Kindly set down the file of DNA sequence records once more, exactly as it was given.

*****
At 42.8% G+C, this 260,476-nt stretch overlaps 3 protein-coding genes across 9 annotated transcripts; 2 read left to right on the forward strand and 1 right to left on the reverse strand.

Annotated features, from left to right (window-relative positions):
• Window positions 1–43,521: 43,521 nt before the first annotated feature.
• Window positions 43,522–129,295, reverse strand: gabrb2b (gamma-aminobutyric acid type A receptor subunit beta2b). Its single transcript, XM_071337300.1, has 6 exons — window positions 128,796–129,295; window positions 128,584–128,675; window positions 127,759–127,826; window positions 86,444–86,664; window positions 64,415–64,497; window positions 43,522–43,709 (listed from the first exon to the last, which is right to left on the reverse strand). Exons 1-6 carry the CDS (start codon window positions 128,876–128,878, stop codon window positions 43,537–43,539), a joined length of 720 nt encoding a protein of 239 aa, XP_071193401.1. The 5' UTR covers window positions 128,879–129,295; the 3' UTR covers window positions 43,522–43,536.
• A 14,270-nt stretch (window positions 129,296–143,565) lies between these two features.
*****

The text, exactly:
At 42.8% G+C, this 260,476-nt stretch overlaps 3 protein-coding genes across 9 annotated transcripts; 2 read left to right on the forward strand and 1 right to left on the reverse strand.

Annotated features, from left to right (window-relative positions):
• Window positions 1–43,521: 43,521 nt before the first annotated feature.
• Window positions 43,522–129,295, reverse strand: gabrb2b (gamma-aminobutyric acid type A receptor subunit beta2b). Its single transcript, XM_071337300.1, has 6 exons — window positions 128,796–129,295; window positions 128,584–128,675; window positions 127,759–127,826; window positions 86,444–86,664; window positions 64,415–64,497; window positions 43,522–43,709 (listed from the first exon to the last, which is right to left on the reverse strand). Exons 1-6 carry the CDS (start codon window positions 128,876–128,878, stop codon window positions 43,537–43,539), a joined length of 720 nt encoding a protein of 239 aa, XP_071193401.1. The 5' UTR covers window positions 128,879–129,295; the 3' UTR covers window positions 43,522–43,536.
• A 14,270-nt stretch (window positions 129,296–143,565) lies between these two features.